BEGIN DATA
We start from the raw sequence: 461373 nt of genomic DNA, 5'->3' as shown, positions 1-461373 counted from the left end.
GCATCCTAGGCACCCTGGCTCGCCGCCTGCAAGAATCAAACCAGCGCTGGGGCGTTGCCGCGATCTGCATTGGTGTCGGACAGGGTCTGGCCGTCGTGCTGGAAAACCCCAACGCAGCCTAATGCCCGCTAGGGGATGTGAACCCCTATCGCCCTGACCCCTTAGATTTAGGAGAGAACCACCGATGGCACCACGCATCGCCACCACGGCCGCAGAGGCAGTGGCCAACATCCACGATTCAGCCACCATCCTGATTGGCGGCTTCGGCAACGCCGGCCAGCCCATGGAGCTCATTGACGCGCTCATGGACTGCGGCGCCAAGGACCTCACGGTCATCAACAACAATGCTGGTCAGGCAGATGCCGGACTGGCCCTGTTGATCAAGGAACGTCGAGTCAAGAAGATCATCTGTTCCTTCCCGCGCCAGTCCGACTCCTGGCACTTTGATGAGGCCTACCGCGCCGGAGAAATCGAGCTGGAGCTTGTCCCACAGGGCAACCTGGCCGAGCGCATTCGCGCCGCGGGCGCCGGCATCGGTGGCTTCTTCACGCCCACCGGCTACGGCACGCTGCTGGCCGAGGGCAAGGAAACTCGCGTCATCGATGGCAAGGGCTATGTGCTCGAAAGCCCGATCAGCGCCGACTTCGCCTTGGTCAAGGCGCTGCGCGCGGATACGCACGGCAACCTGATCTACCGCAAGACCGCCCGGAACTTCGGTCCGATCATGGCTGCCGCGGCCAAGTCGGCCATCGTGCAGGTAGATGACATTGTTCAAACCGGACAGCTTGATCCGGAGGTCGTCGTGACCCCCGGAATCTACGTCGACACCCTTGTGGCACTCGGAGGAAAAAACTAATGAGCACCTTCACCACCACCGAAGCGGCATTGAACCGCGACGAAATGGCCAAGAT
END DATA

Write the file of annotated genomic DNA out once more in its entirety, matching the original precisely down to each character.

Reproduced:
We start from the raw sequence: 461373 nt of genomic DNA, 5'->3' as shown, positions 1-461373 counted from the left end.
GCATCCTAGGCACCCTGGCTCGCCGCCTGCAAGAATCAAACCAGCGCTGGGGCGTTGCCGCGATCTGCATTGGTGTCGGACAGGGTCTGGCCGTCGTGCTGGAAAACCCCAACGCAGCCTAATGCCCGCTAGGGGATGTGAACCCCTATCGCCCTGACCCCTTAGATTTAGGAGAGAACCACCGATGGCACCACGCATCGCCACCACGGCCGCAGAGGCAGTGGCCAACATCCACGATTCAGCCACCATCCTGATTGGCGGCTTCGGCAACGCCGGCCAGCCCATGGAGCTCATTGACGCGCTCATGGACTGCGGCGCCAAGGACCTCACGGTCATCAACAACAATGCTGGTCAGGCAGATGCCGGACTGGCCCTGTTGATCAAGGAACGTCGAGTCAAGAAGATCATCTGTTCCTTCCCGCGCCAGTCCGACTCCTGGCACTTTGATGAGGCCTACCGCGCCGGAGAAATCGAGCTGGAGCTTGTCCCACAGGGCAACCTGGCCGAGCGCATTCGCGCCGCGGGCGCCGGCATCGGTGGCTTCTTCACGCCCACCGGCTACGGCACGCTGCTGGCCGAGGGCAAGGAAACTCGCGTCATCGATGGCAAGGGCTATGTGCTCGAAAGCCCGATCAGCGCCGACTTCGCCTTGGTCAAGGCGCTGCGCGCGGATACGCACGGCAACCTGATCTACCGCAAGACCGCCCGGAACTTCGGTCCGATCATGGCTGCCGCGGCCAAGTCGGCCATCGTGCAGGTAGATGACATTGTTCAAACCGGACAGCTTGATCCGGAGGTCGTCGTGACCCCCGGAATCTACGTCGACACCCTTGTGGCACTCGGAGGAAAAAACTAATGAGCACCTTCACCACCACCGAAGCGGCATTGAACCGCGACGAAATGGCCAAGAT